It is ironic that such acclamation surrounded Ireland's qualification campaign last night -- however, this was the first full house of the campaign and the familiar sound of bandwagon engines beginning to cough into action very late into the campaign.
Indeed, Ireland were booed off by a significant portion of the less than full Lansdowne Road crowd when they struggled to a 0-0 draw at home to a Slovakia side who were on the verge of imploding in Group B.
Ireland were utterly toothless in attack, with the wide men creating little, the rebranded Captain Hollywood clearly rusty and Kevin Doyle, a sad reflection of his usual, bustling self, addled by his manager's injury doubts.
Only Damien Duff bucked the underperforming trend, but many Irish supporters were clearly unhappy with the manager's limited tactical approach against an average international side.
With the forbidding trip to Moscow to come only days later, many Irish fans feared the worst. They will be the same people toasting the manager and his team this evening.
Such is sport.
5 Goalkeeping giant a Given
As much as Roy Keane's presence during Ireland's last successful championship qualifying campaign overshadowed the Donegal man's efforts, Richard Dunne's totemic displays could yet again relegate Shay Given's contribution.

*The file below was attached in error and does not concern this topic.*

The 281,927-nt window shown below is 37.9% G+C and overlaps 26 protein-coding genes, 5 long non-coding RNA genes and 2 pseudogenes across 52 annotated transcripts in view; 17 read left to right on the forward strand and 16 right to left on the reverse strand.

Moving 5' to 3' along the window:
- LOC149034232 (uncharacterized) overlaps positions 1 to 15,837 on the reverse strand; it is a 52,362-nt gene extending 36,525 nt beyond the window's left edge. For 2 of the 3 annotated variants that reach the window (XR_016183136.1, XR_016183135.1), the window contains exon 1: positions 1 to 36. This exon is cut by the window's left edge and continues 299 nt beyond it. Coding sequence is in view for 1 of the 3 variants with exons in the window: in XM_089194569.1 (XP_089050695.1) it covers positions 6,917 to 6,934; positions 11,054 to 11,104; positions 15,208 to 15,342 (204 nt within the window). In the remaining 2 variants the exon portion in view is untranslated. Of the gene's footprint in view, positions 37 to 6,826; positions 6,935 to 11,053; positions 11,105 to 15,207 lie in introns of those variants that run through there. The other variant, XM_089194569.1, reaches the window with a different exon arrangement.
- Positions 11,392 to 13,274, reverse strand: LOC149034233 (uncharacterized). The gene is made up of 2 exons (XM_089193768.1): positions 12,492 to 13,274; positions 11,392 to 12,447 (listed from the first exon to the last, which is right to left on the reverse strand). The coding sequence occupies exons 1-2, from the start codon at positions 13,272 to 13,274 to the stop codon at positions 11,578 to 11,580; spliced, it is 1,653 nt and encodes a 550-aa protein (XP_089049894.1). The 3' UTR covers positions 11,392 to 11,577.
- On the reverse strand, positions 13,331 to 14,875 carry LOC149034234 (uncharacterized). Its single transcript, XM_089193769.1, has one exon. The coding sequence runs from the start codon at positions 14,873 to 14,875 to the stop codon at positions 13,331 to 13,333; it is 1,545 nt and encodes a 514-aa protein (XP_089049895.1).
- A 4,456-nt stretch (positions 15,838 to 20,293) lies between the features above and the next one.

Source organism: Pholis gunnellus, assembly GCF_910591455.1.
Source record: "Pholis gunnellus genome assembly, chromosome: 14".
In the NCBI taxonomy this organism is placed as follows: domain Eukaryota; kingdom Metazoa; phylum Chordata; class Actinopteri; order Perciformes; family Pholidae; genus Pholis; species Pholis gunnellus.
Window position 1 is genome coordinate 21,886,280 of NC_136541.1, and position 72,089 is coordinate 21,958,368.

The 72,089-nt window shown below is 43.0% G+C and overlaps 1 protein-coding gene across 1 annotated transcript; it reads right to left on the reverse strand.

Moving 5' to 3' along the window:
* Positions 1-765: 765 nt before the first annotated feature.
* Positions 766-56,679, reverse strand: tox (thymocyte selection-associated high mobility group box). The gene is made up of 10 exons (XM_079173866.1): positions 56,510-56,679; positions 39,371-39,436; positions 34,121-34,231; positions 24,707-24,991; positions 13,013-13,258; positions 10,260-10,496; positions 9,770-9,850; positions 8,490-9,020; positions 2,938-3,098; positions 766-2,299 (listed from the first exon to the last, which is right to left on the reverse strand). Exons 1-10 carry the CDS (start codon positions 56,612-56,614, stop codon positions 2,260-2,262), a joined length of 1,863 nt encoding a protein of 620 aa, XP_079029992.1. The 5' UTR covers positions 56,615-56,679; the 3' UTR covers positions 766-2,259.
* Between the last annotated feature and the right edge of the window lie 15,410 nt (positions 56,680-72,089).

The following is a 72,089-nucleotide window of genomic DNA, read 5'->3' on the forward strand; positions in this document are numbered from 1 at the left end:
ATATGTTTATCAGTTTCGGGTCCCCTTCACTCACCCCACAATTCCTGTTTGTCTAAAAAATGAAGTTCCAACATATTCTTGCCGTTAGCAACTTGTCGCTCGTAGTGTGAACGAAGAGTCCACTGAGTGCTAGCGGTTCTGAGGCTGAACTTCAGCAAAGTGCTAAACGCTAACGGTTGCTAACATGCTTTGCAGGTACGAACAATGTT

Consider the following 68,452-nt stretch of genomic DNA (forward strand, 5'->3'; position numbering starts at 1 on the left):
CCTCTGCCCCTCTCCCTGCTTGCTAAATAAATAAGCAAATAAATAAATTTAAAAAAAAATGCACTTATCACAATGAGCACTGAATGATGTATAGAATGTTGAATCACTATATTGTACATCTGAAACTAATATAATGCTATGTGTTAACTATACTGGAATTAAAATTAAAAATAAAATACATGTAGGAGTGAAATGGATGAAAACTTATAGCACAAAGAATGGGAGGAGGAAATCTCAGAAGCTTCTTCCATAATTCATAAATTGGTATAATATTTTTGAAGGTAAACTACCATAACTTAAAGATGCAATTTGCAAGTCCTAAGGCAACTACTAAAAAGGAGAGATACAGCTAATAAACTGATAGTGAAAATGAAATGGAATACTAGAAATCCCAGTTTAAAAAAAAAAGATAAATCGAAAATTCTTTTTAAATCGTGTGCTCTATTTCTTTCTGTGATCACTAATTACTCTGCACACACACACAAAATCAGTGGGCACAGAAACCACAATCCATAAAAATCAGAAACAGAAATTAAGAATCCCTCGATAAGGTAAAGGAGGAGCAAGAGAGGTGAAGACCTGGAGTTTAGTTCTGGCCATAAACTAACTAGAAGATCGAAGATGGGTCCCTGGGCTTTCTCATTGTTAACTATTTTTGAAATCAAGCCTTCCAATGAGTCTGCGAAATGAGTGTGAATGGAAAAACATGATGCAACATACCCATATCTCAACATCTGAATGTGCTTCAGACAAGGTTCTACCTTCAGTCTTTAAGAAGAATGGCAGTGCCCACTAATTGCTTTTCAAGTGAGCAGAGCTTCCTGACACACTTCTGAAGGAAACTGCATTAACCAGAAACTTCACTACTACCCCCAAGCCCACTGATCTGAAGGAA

We would argue that in 2012, as in 2002, Ireland would not have progressed were it not for Given's presence -- from Moscow to Macedonia, the 33-year-old's interventions were utterly crucial, particularly given his side's predominantly spartan approach to attack.
Given's save from Goran Pandev in Skopje was vital in maintaining Ireland's early lead there; so too his later efforts that kept the brave hosts at arm's length; no less than Robbie Keane last season, Given's efforts were all the more laudable given his inactivity at club level at that stage.
"Some of the saves he pulled off were fantastic and just his sheer presence was so important," gushed an enthralled John O'Shea after the victory against Macedonia.
In Moscow, his stunning late save from Konstantin Zyryanov ensured that Ireland emerged from the Russian capital with an improbable point.
"Shay Given saved two or three goals," observed Trapattoni in the dramatic aftermath. "They were fantastic saves."
6 Russian roulette
It remains the low point of the qualifying campaign, but it can be argued that the stunning 3-2 reverse at home to Russia strengthened the resolve of the manager to remain on his charted course.
Admitting that he knew that Russia would outnumber his midfield -- and that he did not really know how to combat that approach -- heaped the pressure on the manager from outside the squad to relax his inflexibility.
He relented -- once and briefly -- in a friendly against Uruguay, when cause celebre James McCarthy played in a 4-5-1 system behind Shane Long. Ireland lost, Trapattoni wasn't impressed and his slavish devotion to 4-4-2 was steeled once more.